Wednesday, January 8, 2014
Sunday, December 22, 2013
Tuesday, July 30, 2013
History of Battle of Mers-el-kebir :
The Attack on Mers-el-Kébir, part of Operation Catapult and also known as the Battle of Mers-el-Kébir, was a British Navy bombardment of the French Navy at its base at Mers-el-Kébir on the coast of what was then French Algeria on 3 July 1940. A British naval task force attacked the French fleet, which was at anchor and not expecting an assault from the United Kingdom, France's former ally. The attack resulted in the deaths of 1,297 French servicemen, the sinking of a battleship and the damaging of five other ships. France and the United Kingdom were not at war but France had surrendered to Germany, and the UK feared the French fleet would end up as a part of the German Navy, a fate that would greatly increase the Kriegsmarine's size and combat ability. Although French Admiral François Darlan had assured Winston Churchill the fleet would not fall into German possession, the British acted upon the assumption that Darlan's promises were insufficient guarantees.The attack remains controversial to this day, and created much rancour between the United Kingdom and France, but it also demonstrated to the world and to the United States in particular, Britain's commitment to continue the war with Germany at all costs and without allies if need be.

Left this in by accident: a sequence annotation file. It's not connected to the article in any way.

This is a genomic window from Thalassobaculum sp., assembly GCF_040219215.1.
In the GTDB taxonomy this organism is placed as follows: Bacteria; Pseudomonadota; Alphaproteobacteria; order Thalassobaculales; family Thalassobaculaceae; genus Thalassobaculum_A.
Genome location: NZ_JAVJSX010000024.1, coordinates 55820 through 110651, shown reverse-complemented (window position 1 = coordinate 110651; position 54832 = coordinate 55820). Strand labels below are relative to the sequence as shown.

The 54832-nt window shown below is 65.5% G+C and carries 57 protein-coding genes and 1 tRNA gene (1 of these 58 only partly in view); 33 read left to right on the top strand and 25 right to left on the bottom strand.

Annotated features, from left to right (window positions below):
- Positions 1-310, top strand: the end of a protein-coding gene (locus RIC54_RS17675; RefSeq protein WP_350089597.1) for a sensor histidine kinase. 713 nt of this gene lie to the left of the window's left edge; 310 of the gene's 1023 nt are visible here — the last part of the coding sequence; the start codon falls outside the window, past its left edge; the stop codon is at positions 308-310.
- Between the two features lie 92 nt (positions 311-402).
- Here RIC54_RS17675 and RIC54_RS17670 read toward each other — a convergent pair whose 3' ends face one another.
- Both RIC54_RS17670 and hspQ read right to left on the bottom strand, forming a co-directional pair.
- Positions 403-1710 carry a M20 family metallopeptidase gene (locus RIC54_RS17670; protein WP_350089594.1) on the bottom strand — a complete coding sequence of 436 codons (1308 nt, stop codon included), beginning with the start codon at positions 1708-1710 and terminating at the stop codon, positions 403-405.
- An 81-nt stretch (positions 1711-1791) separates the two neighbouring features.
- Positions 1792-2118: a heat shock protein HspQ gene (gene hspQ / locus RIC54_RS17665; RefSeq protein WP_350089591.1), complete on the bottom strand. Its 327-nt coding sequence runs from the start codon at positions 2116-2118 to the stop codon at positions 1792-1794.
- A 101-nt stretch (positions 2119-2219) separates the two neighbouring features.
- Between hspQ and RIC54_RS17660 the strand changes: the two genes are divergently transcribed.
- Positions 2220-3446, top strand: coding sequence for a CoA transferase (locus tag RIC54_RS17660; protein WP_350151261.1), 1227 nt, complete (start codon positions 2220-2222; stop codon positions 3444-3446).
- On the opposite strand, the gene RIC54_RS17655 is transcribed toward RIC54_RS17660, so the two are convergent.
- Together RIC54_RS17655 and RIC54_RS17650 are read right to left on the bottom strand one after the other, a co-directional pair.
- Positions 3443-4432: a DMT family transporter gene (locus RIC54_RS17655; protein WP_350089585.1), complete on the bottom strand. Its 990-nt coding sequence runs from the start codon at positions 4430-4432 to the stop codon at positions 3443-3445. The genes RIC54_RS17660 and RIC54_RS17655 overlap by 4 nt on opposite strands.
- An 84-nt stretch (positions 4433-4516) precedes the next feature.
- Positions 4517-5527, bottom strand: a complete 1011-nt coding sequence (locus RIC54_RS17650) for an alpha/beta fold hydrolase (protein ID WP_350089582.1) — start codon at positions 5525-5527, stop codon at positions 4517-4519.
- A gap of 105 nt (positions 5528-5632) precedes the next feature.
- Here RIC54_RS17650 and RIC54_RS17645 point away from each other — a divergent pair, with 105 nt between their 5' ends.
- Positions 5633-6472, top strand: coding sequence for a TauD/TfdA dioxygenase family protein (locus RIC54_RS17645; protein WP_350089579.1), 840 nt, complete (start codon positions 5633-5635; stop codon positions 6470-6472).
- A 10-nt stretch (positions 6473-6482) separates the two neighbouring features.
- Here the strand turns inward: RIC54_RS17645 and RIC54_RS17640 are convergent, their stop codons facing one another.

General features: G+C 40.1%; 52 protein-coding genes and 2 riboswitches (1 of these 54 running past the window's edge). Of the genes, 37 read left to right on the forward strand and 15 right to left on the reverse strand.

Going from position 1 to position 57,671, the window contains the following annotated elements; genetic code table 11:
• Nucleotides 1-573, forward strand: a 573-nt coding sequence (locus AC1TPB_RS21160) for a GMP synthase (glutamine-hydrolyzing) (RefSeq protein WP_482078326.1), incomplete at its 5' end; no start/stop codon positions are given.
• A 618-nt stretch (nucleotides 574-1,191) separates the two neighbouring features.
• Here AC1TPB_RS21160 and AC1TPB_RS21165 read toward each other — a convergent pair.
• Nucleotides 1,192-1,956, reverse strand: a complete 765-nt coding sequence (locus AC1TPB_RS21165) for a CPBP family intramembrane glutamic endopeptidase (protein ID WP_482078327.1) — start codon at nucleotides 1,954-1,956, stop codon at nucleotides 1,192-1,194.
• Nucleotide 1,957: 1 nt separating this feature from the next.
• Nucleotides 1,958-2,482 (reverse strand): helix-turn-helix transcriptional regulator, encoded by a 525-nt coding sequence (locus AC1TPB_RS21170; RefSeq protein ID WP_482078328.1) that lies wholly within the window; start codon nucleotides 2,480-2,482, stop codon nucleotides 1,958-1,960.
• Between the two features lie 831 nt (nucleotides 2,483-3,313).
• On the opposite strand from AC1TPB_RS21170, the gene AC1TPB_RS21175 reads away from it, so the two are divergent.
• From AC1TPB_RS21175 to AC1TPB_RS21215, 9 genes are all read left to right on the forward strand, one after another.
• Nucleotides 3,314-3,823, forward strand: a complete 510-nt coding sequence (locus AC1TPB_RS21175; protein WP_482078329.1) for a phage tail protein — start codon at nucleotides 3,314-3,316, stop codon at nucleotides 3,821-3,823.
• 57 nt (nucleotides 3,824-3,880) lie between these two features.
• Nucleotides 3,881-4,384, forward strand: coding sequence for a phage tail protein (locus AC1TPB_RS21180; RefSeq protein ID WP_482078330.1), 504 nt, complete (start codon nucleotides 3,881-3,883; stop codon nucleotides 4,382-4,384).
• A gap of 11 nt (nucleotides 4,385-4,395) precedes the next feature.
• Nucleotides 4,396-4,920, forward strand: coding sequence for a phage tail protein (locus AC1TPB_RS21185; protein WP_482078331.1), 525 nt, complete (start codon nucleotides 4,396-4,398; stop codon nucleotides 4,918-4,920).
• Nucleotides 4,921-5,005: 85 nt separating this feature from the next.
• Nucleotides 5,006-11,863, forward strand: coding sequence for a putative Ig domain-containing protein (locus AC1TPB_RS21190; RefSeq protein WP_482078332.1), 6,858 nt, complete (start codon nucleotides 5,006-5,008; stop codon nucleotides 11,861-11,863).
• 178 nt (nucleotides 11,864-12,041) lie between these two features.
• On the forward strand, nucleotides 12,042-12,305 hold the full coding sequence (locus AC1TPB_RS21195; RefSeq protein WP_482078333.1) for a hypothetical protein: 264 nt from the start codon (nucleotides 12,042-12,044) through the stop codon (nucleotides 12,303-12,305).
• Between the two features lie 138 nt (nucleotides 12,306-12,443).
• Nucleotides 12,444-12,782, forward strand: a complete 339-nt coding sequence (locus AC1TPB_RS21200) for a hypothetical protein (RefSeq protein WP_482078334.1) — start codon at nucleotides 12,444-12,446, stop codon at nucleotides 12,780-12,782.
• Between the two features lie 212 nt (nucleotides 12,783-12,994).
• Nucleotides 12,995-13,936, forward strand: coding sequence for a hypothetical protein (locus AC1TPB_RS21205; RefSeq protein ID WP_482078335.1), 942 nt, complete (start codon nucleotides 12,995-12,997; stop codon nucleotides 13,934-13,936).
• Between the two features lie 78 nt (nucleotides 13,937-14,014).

This cover was issued on July 3rd 1990.
Monday, December 31, 2012
Monday, December 17, 2012
Baidak was a wooden sailing ship, similar to a cog. It had a flush-laid flat bottom approximately 3–4 metres wide, which narrowed to tapered ends, and one 5 metre mast. Measuring approximately 15–20 (or 36–60) metres in length, a baidak could carry a load of approximately 200 tons. It could be operated by oars or sail.
Baidaky were in use from the 16th - 19th centuries in the territory of present-day Ukraine, primarily for cargo delivery on the Dnipro and Don rivers,however they were also frequently used by the Zaporizhian Cossacks for their military campaigns to the Black Sea.